The orchestral prelude to Act 2 is a dirge for the sickly King Edward, who has died. The minstrel then sings of Edward’s death and the robe, jewels, and crown that will mark Jane as queen. Jane is brought to the bustling council chamber to hear the proclamation of Edward’s death and a discussion of the succession. John tells of how Henry VIII named Mary and Elizabeth as heirs, but their brother Edward decided otherwise because Mary was Catholic and Elizabeth was the daughter of Anne Boleyn. Edward thus passed the succession to Lady Frances Brandon (Jane’s mother) who has passed it to Jane. Jane protests again that she does not wish this position, but her objections are ignored, and all vigorously proclaim her to be queen.
During the grand proclamation, the Earl of Pembroke and the Earl of Arundel slip away from the group to climb to a distant balcony high above the council chamber. Pembroke and Arundel are secretly loyal to Mary, and they discuss their treacherous plan to support Jane’s coronation publicly while simultaneously plotting to aid Mary. Arundel had warned Mary of John Dudley’s ambush plot, so she was able to escape to safety. Pembroke comments that he is sorry that young Jane will suffer for a situation that was not her doing. An impassioned Arundel tells him to spare no sympathy for any Dudley (even one by marriage); he tells of how John Dudley had imprisoned him and shares his delight at soon achieving his bloody revenge against the Dudleys. Pembroke and Arundel discuss their plan to trick John into bringing his forces out from the fortified tower so that Mary can attack him successfully. They depart after pledging their continued loyalty to Mary.
In the military planning room, Jane and her advisors prepare to defeat Mary when she marches on London. Pembroke says that somebody important must lead the troops to victory: Jane’s father (Henry Grey) or father-in-law (John Dudley). Jane seizes upon the suggestion of sending John Dudley (who was planning to defend the tower) out in front. Though slightly reluctant at first, John agrees to lead and ride for his queen. Secretly, Pembroke and Arundel are delighted that their trick has worked, as they know that the defeat they are engineering will greatly weaken Jane’s position.
The battle and defeat are depicted in the orchestral prelude to Act 3: a brilliant clarion battaglia that eventually dies away to nothing. After the prelude, the minstrel begins Act 3 by singing of John Dudley’s defeat, Mary’s ascension to the throne, and Jane’s imprisonment; at the end, he describes the bright sunlit Monday, approaching the day of Jane’s beheading. Jane’s husband, Guildford, is allowed to visit her in prison. Although married, they have not consummated their relationship, and the opening scene, though tentatively at first, is something of a love duet. At the end, Jane sings of her hope that she is now pregnant with a son and muses on Queen Mary’s kindness, while Guildford sings tenderly of the kindness of “this queen” (meaning Jane).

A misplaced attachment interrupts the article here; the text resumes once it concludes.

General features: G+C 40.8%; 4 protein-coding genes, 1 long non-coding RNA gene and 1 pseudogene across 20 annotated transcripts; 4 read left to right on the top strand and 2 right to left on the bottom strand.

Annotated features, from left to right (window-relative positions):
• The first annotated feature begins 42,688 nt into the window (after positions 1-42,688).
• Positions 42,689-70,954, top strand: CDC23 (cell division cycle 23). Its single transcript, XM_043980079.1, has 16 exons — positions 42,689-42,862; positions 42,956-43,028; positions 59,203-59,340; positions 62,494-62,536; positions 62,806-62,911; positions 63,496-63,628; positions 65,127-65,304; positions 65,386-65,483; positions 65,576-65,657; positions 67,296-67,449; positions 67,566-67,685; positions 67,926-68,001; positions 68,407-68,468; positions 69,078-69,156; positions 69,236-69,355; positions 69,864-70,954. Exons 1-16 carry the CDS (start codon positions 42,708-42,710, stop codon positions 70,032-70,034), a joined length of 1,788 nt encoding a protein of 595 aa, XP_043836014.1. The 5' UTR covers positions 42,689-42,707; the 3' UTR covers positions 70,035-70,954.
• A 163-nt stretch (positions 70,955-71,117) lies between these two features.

Mary visits Jane’s prison cell. Although initially she had hoped to spare Jane’s life, Jane’s father and uncles, under the leadership of Wyatt, have again attempted to proclaim Jane as ruler; but their rebellion has failed. To protect the crown from further jeopardy, Mary says with regret that she cannot sign Jane’s pardon, and thus the execution will proceed. In order to assuage her own conscience, Mary tries to get Jane to admit that she was personally guilty of the plots against her. Jane refuses to do so, and Mary admits that it is a cruel thing she must now do. Mary will send her priest to say prayers for Jane. Jane answers that Mary has more need for these prayers than she does.
The final scene begins with a version of the “Cries of London”—the street vendors hawk their wares (strawberries, plums, oysters, charms against the plague, etc.). There is an undercurrent of dread as the crowd acknowledges the impending execution of Jane: “A child for the gallows.” Mary and Arundel observe the gathering crowd from a balcony. A regretful Mary still considers signing a pardon for Jane. However, Arundel convinces her it is necessary and even compares Jane’s death to an ancient custom of child sacrifice to ensure a fruitful harvest. While Mary is skeptical, she does not sign the pardon. The vendors and crowd continue to gather, and their cries grow in intensity. The hanging block is moved into position, and Jane is brought forth. Jane sings her farewell: she proclaims her innocence though admits that she was perhaps complicit in her silence. She again quotes from the Gospel of Luke: “Into thy hands, I commend my spirit, O God!” The crowd is full of morbid expectation. Arundel is triumphant, while Mary looks away sadly. Jane is beheaded, and the crowd disperses. (Carson Cooman)